I truly believe nothing else is real. Think of your favorite hero movie where the shit really goes down. In the midst of catastrophe, some people are reasonably calm, exercise good judgement, and become heroes. Others get eaten by dinosaurs. The difference? The hero is connected to reality. Nature. The fundamentals of what make us human. We need food, shelter, and sex. We can also accomplish more together, than alone. That’s it. That’s reality. Everything else is artificially imposed by civilization.
The “dinosaur food” is too wrapped up in the artificial layers: Instagram, TV, what the Kardashians did last week. When those artificial layers are obliterated by a cataclysmic event, their reality disappears. They have nothing to hold on to, and they go insane. They get eaten by a dinosaur.
To be a well-grounded human, we must be connected to nature. The more you turn away from it, the less human you become. People that get caught in the rinse and repeat cycle of “the daily grind” are headed for disaster, one way or another. I’ve learned this the hard way. Adventure and a connection to nature is necessary. Don’t be dinosaur food.
Tell us a little about Baja.
I’ve trekked through Baja five times now, and there are areas that are completely wild. That is the point. There is no support. To feel truly self-reliant, you must seek destinations like this. The landscape is beautiful. The teal-blue of the sea inlets, and the vast rolling sand with sprawling cactus provides a completely alien landscape.
We spent 17 days in Baja and intentionally traveled without refrigeration. You can really discover what you require to sustain yourself, and you learn to appreciate it. Without this appreciation for what is real and necessary, you are missing a major piece of life.
Without this, your viewpoint, in our opinion, is skewed. You are not connected with reality. Have you ever had the sight of an ice cold Coke or cerveza bring you to the verge of tears because it is so beautiful? If not, you could probably use a little “real life” in your life.
Baja also calls to me. It’s the environment, and the completely wild existence it can provide. I do believe certain environments align with your specific DNA, and Baja feels right, like home.
What vehicle did you take to Baja?
We drove the venerable 1996 Toyota Land Cruiser FZJ80, solid-axle, triple-locked go-anywhere machine. When I first bought the rig, I did a ton of research and based my decision primarily on the reliability and Edmond’s true cost of ownership, which was a repair bill of only $500 a year. By contrast, a rig with similar features, the Land Rover Discovery II, had an annual repair cost of $5,000. That’s repairs, not maintenance. I knew what features I wanted, and sought the best platform. In my research, that was the 1996 FZJ80. By some standards, our vehicle is a modest build. Other than the external basic modifications, the rig is bone stock on the interior. We’ve removed the third row seats.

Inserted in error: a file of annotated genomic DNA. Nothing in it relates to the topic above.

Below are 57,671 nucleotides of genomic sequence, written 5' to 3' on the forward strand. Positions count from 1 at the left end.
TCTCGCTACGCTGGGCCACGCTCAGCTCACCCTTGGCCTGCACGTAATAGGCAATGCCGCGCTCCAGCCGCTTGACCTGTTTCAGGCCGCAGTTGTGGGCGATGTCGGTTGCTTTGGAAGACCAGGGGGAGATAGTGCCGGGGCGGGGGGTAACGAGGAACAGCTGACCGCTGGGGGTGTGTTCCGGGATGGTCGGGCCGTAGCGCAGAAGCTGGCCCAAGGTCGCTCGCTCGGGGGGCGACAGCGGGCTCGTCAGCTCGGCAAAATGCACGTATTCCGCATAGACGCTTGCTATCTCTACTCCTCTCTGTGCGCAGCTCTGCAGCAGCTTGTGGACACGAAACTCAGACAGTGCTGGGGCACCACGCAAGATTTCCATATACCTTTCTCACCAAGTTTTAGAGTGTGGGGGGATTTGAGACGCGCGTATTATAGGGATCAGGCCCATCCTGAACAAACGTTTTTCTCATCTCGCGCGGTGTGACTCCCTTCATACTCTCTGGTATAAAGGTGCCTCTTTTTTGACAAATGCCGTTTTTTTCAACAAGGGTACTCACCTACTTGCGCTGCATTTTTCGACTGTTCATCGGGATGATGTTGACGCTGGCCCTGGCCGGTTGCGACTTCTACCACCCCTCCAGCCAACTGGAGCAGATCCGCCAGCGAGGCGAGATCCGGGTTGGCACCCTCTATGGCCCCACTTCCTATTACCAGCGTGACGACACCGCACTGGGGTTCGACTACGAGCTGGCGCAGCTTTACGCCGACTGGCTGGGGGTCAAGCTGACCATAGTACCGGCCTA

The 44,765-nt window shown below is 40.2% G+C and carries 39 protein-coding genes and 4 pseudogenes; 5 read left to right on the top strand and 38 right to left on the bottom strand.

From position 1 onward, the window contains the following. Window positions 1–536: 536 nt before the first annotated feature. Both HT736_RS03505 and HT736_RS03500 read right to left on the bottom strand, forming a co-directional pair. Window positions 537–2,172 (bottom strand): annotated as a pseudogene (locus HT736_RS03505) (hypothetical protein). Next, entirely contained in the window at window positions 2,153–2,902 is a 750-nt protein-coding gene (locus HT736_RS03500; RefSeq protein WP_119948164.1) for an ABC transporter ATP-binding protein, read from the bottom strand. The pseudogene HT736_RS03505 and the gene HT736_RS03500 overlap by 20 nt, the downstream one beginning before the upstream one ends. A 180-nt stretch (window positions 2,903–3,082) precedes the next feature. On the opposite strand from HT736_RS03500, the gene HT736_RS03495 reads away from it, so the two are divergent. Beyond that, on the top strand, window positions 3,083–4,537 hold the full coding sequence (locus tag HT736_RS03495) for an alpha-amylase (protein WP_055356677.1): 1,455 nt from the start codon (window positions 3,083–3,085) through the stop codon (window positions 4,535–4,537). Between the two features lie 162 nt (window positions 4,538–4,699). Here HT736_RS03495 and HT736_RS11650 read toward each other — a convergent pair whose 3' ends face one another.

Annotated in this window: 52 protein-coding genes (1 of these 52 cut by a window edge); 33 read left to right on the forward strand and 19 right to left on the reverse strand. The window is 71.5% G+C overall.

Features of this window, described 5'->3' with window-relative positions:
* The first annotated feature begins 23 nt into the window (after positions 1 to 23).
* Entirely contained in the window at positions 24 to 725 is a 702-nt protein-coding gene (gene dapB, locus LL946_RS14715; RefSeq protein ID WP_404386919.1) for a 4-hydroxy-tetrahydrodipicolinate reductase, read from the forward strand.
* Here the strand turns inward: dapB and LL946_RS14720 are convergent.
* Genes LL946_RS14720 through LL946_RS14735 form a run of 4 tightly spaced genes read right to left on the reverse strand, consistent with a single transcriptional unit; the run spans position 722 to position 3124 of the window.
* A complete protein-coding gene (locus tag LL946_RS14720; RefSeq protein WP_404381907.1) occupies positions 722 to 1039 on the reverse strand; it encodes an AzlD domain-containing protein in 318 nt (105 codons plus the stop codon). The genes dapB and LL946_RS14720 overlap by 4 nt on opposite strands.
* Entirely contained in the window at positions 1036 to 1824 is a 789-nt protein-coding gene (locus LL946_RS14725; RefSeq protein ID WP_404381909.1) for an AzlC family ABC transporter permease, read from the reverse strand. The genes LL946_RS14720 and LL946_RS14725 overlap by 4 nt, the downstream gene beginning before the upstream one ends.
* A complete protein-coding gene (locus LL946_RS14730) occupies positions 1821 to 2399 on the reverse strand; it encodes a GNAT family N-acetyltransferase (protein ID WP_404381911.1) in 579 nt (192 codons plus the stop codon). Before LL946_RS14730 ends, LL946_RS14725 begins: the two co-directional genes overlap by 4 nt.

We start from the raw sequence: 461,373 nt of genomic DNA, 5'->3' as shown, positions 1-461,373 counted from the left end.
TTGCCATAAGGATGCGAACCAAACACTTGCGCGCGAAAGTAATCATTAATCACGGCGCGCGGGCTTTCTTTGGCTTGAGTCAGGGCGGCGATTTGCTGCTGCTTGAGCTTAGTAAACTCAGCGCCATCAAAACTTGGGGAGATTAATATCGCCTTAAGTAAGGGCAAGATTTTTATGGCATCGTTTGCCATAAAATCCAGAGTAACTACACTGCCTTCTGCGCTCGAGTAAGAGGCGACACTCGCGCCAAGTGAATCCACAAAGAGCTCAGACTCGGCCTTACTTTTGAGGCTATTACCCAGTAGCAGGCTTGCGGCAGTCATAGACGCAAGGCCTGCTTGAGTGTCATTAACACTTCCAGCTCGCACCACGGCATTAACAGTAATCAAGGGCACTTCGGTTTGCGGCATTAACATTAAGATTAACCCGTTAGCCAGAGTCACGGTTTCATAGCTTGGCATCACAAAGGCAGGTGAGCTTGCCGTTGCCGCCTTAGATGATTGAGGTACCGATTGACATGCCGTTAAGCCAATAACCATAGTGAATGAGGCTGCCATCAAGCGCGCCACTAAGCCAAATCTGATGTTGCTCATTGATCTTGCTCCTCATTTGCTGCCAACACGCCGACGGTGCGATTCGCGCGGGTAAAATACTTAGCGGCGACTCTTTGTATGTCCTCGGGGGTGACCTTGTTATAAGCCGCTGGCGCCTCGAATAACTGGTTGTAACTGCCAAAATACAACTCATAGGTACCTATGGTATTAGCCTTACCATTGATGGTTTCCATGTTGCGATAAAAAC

The exterior has:
These accessories round out the “go anywhere” capability of our rig, and with it, we can be gone indefinitely.
I went through Baja on another brand, and replaced two tires on a shorter trip. I changed to BFGoodrich in 2005 based on a recommendation from my dad. I’ve beaten the hell out of them since, and they have been bulletproof. When you find a good, reliable brand, you stick with it.
How about those KM3s?
To me, the KM3s seem to have a shorter stopping distance in wet weather compared to the KM2s I ran before. They also seem to be a touch louder, and if so, is a fair compromise with the improved performance. We absolutely beat the hell out of them in Baja, and they were fantastic in sand that stopped two other rigs. The sidewalls provide better armor, and I am very pleased with the improvements to the tire.
Check out Overland Bound’s free resources, community know-how, and overlanding software at their website.
Join hundreds of other MOPAR enthusiasts at Texas Motor Speedway for the third annual We Are Mopar show, hosted by DFWLX. There'll be an autocross course and school coached by BFGoodrich drivers, parade laps on the Speedway track in honor of our country's veterans, plenty of vendors, and of course, a judged car show with prizes to take home. For more information: https://www.eventbrite.com/e/we-are-mopar-presented-by-bfgoodrich-tires-tickets-42881395408
Looking for something?
Try the search bar below.
Please enter valid search term.
Sign up to submit your stories, learn from our Pit Crew, find events near you, and get the latest news from BFGoodrich
Don't have an account yet? Sign up here.
Please sign in to the BF Goodrich Garage to like this story.
Don't have an account yet? Sign up here.
Please sign in to the BF Goodrich Garage to comment on this story.
Don't have an account yet? Sign up here.
Please sign in to the BF Goodrich Garage to RSVP for this event.
Don't have an account yet? Sign up here.
Please sign in to the BF Goodrich Garage to like this answer.
Don't have an account yet? Sign up here.
Please sign in to the BF Goodrich Garage to comment on this answer.
Don't have an account yet? Sign up here.
Please sign in to the BF Goodrich Garage to like this comment.
Don't have an account yet? Sign up here.
Please sign in to the BF Goodrich Garage to ask a question.
Don't have an account yet? Sign up here.
Please sign in to the BF Goodrich Garage to submit a story.
Don't have an account yet? Sign up here.